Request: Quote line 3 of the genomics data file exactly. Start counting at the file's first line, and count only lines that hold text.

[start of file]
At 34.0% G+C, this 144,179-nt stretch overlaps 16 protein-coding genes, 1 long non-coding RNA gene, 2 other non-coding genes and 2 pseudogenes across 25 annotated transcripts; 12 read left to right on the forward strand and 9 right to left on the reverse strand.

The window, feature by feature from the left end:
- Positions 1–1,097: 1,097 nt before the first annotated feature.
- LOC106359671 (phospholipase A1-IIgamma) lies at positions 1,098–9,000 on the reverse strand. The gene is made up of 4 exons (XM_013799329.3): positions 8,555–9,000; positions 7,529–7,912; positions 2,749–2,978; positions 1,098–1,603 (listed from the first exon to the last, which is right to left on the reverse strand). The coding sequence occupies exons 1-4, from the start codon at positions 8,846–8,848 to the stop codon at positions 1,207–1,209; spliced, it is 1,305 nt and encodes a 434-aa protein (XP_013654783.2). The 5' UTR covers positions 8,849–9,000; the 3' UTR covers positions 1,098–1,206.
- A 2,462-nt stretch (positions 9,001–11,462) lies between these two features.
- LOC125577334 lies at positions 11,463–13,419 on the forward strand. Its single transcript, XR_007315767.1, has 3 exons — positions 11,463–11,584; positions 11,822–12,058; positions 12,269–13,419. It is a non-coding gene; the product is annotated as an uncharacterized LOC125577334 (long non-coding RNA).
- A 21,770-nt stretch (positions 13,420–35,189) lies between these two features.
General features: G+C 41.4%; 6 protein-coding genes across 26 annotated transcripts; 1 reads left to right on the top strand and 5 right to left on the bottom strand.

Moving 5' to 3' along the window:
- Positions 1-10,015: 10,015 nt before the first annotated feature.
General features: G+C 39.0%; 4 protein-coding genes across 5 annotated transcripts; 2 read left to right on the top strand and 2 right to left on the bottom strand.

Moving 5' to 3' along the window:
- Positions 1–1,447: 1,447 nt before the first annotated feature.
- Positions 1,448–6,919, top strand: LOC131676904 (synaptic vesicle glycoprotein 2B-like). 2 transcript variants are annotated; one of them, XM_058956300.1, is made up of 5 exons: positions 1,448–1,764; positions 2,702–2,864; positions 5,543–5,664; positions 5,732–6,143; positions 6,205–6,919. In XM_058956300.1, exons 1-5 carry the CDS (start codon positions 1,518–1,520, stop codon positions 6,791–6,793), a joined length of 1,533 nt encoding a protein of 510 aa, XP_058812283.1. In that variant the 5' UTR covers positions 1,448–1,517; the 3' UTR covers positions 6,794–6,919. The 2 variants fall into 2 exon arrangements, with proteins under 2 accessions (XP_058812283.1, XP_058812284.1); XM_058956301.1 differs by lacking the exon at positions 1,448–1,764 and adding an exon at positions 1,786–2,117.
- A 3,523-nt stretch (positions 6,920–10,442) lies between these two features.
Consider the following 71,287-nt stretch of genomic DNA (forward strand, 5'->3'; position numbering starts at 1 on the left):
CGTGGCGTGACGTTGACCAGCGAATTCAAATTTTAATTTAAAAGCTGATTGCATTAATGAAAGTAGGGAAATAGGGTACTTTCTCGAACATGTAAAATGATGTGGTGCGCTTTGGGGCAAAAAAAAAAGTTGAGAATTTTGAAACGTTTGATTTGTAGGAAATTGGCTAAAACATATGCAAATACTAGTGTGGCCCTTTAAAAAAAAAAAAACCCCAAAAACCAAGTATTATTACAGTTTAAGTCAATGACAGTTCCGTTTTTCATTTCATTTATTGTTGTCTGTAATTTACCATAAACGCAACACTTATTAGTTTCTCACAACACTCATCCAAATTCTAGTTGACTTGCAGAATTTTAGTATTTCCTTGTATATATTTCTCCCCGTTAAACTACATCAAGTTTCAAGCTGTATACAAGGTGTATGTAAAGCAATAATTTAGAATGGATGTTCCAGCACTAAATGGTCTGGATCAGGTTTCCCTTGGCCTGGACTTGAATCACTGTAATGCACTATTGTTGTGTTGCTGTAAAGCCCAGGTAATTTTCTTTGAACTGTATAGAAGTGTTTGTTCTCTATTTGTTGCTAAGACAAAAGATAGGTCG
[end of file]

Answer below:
- Positions 1–1,097: 1,097 nt before the first annotated feature.